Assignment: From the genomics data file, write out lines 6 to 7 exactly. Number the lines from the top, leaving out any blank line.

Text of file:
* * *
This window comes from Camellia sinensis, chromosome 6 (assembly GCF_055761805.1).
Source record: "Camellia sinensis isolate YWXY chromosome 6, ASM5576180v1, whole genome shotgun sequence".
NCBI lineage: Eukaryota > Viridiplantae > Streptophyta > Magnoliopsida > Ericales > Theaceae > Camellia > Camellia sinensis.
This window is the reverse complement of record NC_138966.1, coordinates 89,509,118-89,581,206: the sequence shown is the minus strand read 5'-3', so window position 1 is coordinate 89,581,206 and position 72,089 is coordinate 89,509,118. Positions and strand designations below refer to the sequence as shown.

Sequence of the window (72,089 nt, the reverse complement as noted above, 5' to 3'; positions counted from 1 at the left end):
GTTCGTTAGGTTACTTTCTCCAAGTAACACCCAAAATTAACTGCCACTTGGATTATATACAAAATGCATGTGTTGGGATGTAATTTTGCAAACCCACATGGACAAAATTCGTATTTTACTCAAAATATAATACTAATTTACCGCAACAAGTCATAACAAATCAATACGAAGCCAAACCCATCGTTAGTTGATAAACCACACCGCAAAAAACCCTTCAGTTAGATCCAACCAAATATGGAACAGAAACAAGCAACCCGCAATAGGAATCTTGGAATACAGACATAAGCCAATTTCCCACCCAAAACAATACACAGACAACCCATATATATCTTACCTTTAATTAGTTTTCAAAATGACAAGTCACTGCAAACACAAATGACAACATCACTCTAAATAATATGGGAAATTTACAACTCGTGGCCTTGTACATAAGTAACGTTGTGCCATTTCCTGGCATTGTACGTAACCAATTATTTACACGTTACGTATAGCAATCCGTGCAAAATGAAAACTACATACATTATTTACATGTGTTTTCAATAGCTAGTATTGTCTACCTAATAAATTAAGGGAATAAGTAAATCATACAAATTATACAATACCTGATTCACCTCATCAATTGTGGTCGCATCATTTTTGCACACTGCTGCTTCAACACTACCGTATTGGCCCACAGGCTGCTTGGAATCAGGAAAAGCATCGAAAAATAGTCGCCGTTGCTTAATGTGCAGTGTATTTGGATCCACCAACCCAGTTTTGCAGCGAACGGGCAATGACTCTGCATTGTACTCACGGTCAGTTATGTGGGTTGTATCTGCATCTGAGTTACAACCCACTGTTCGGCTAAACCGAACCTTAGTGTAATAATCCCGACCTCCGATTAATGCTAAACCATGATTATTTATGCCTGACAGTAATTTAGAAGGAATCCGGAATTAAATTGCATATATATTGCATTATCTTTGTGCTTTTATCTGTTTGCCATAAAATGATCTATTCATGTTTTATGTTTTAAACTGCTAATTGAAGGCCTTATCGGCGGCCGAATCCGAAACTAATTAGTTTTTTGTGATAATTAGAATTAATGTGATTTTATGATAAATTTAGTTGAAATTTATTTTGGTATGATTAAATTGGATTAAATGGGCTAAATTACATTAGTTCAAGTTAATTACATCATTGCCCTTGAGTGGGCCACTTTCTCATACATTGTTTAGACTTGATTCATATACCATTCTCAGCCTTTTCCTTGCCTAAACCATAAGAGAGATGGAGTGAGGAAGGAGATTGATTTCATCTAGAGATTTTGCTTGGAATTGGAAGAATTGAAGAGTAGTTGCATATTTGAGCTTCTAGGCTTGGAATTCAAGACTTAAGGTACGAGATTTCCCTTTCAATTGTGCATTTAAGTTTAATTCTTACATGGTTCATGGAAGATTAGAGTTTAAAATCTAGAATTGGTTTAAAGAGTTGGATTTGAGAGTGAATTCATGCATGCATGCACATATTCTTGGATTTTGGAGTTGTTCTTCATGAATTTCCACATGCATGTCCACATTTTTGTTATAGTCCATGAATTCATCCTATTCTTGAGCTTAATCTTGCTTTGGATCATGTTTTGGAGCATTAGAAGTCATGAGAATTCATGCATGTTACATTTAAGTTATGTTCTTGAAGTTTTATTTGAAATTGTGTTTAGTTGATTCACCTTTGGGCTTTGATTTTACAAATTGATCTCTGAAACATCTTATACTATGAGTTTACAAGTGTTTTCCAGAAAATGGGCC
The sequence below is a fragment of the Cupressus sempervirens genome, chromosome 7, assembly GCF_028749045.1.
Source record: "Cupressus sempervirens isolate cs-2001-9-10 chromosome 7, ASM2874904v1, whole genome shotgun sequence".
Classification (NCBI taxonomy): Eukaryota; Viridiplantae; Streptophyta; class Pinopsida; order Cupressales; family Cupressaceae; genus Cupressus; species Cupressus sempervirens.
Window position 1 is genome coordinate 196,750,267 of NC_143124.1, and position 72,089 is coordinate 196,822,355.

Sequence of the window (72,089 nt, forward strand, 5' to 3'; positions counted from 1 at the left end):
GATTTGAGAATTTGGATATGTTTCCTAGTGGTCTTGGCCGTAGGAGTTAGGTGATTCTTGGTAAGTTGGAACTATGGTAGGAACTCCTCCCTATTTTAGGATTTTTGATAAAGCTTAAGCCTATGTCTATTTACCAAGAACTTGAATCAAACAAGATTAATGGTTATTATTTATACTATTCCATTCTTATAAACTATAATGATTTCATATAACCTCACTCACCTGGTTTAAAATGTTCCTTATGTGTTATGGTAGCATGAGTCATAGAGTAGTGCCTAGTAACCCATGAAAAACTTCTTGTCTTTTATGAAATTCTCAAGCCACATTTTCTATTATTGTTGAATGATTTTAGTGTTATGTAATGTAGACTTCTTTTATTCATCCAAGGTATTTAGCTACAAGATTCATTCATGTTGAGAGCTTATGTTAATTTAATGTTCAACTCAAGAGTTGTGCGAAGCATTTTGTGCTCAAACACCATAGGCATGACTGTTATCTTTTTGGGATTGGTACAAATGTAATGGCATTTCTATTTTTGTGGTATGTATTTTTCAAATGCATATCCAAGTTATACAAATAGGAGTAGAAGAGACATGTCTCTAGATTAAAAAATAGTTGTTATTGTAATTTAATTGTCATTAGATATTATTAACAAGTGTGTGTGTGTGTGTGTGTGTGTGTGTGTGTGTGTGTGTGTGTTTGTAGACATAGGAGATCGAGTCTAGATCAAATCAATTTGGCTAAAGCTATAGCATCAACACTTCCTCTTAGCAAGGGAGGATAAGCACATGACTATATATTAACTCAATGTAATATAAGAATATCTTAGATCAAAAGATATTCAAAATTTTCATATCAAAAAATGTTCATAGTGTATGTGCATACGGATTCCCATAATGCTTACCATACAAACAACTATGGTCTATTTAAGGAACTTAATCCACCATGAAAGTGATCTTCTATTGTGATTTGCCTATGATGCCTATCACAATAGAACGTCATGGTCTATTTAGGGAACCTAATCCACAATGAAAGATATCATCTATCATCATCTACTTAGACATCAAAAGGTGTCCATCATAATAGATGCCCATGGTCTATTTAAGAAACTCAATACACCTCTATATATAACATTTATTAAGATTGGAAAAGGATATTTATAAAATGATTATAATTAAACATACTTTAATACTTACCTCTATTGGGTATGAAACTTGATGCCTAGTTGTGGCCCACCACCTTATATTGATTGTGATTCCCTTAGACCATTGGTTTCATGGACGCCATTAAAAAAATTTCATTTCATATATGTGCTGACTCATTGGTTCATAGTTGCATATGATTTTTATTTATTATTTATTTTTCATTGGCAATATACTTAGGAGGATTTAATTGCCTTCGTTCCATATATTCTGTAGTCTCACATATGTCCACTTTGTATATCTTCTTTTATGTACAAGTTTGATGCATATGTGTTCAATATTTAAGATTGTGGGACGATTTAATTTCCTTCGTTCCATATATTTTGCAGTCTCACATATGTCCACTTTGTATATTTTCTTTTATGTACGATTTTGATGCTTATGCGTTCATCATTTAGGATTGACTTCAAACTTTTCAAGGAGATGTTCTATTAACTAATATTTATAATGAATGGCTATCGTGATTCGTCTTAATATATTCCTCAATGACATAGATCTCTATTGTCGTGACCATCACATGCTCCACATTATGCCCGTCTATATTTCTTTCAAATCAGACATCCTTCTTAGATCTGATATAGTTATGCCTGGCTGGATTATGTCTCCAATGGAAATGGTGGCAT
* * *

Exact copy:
GTTCGTTAGGTTACTTTCTCCAAGTAACACCCAAAATTAACTGCCACTTGGATTATATACAAAATGCATGTGTTGGGATGTAATTTTGCAAACCCACATGGACAAAATTCGTATTTTACTCAAAATATAATACTAATTTACCGCAACAAGTCATAACAAATCAATACGAAGCCAAACCCATCGTTAGTTGATAAACCACACCGCAAAAAACCCTTCAGTTAGATCCAACCAAATATGGAACAGAAACAAGCAACCCGCAATAGGAATCTTGGAATACAGACATAAGCCAATTTCCCACCCAAAACAATACACAGACAACCCATATATATCTTACCTTTAATTAGTTTTCAAAATGACAAGTCACTGCAAACACAAATGACAACATCACTCTAAATAATATGGGAAATTTACAACTCGTGGCCTTGTACATAAGTAACGTTGTGCCATTTCCTGGCATTGTACGTAACCAATTATTTACACGTTACGTATAGCAATCCGTGCAAAATGAAAACTACATACATTATTTACATGTGTTTTCAATAGCTAGTATTGTCTACCTAATAAATTAAGGGAATAAGTAAATCATACAAATTATACAATACCTGATTCACCTCATCAATTGTGGTCGCATCATTTTTGCACACTGCTGCTTCAACACTACCGTATTGGCCCACAGGCTGCTTGGAATCAGGAAAAGCATCGAAAAATAGTCGCCGTTGCTTAATGTGCAGTGTATTTGGATCCACCAACCCAGTTTTGCAGCGAACGGGCAATGACTCTGCATTGTACTCACGGTCAGTTATGTGGGTTGTATCTGCATCTGAGTTACAACCCACTGTTCGGCTAAACCGAACCTTAGTGTAATAATCCCGACCTCCGATTAATGCTAAACCATGATTATTTATGCCTGACAGTAATTTAGAAGGAATCCGGAATTAAATTGCATATATATTGCATTATCTTTGTGCTTTTATCTGTTTGCCATAAAATGATCTATTCATGTTTTATGTTTTAAACTGCTAATTGAAGGCCTTATCGGCGGCCGAATCCGAAACTAATTAGTTTTTTGTGATAATTAGAATTAATGTGATTTTATGATAAATTTAGTTGAAATTTATTTTGGTATGATTAAATTGGATTAAATGGGCTAAATTACATTAGTTCAAGTTAATTACATCATTGCCCTTGAGTGGGCCACTTTCTCATACATTGTTTAGACTTGATTCATATACCATTCTCAGCCTTTTCCTTGCCTAAACCATAAGAGAGATGGAGTGAGGAAGGAGATTGATTTCATCTAGAGATTTTGCTTGGAATTGGAAGAATTGAAGAGTAGTTGCATATTTGAGCTTCTAGGCTTGGAATTCAAGACTTAAGGTACGAGATTTCCCTTTCAATTGTGCATTTAAGTTTAATTCTTACATGGTTCATGGAAGATTAGAGTTTAAAATCTAGAATTGGTTTAAAGAGTTGGATTTGAGAGTGAATTCATGCATGCATGCACATATTCTTGGATTTTGGAGTTGTTCTTCATGAATTTCCACATGCATGTCCACATTTTTGTTATAGTCCATGAATTCATCCTATTCTTGAGCTTAATCTTGCTTTGGATCATGTTTTGGAGCATTAGAAGTCATGAGAATTCATGCATGTTACATTTAAGTTATGTTCTTGAAGTTTTATTTGAAATTGTGTTTAGTTGATTCACCTTTGGGCTTTGATTTTACAAATTGATCTCTGAAACATCTTATACTATGAGTTTACAAGTGTTTTCCAGAAAATGGGCC
The sequence below is a fragment of the Cupressus sempervirens genome, chromosome 7, assembly GCF_028749045.1.